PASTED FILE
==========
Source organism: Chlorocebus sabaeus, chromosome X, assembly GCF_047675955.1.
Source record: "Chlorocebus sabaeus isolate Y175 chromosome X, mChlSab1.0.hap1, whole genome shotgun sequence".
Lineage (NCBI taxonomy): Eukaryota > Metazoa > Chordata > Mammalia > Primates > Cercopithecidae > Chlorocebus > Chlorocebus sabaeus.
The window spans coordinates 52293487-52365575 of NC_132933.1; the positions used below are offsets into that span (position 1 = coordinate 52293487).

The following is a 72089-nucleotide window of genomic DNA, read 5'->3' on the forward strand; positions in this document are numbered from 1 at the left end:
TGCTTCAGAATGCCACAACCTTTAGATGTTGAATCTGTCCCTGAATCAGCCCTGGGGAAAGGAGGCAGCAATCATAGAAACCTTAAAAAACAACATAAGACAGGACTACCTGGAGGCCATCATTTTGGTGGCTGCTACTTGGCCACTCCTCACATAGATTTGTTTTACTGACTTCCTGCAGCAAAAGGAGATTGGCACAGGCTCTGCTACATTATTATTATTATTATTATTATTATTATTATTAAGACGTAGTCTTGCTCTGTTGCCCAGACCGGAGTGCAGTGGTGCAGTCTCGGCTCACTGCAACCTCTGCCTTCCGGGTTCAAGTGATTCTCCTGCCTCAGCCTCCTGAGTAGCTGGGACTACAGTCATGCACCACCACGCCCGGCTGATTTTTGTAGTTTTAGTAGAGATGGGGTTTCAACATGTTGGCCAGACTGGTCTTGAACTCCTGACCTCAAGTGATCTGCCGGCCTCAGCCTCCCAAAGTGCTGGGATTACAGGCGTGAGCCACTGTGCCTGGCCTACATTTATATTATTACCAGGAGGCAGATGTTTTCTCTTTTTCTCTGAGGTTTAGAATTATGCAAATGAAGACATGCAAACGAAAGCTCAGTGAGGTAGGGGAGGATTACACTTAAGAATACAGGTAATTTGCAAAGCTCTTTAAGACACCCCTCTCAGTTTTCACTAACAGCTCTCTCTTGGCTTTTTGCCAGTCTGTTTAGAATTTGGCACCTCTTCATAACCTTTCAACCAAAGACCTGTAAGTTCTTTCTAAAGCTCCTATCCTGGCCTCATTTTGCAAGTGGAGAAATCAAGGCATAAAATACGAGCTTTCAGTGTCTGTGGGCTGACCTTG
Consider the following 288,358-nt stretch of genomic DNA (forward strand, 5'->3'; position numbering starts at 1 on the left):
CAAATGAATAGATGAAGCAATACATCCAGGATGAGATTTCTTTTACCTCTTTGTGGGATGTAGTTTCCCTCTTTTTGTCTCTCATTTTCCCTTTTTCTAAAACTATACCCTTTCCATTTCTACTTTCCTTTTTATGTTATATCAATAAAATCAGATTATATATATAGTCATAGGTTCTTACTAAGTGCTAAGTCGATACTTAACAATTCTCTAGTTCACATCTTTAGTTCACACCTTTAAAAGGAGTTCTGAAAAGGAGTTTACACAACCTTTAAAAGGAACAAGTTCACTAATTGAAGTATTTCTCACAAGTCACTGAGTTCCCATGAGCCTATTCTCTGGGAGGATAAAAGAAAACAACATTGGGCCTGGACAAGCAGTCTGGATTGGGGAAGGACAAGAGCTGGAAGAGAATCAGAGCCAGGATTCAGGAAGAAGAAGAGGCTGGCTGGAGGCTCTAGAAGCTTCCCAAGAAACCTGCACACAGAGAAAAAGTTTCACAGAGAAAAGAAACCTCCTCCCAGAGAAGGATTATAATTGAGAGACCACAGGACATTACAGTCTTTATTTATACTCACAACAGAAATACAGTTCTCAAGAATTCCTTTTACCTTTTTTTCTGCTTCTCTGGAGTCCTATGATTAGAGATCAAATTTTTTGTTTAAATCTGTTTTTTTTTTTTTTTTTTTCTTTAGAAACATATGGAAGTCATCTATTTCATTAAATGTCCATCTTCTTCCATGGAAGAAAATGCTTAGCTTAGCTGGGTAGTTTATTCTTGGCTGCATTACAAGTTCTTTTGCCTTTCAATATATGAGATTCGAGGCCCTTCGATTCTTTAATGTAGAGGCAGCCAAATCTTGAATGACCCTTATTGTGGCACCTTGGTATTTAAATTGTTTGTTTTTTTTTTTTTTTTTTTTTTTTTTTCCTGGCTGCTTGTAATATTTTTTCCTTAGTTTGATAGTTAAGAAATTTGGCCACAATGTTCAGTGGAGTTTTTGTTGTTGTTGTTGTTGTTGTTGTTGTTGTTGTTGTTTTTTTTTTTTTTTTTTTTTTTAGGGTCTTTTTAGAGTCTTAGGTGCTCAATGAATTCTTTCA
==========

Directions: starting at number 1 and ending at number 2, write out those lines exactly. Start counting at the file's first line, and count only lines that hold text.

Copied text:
Source organism: Chlorocebus sabaeus, chromosome X, assembly GCF_047675955.1.
Source record: "Chlorocebus sabaeus isolate Y175 chromosome X, mChlSab1.0.hap1, whole genome shotgun sequence".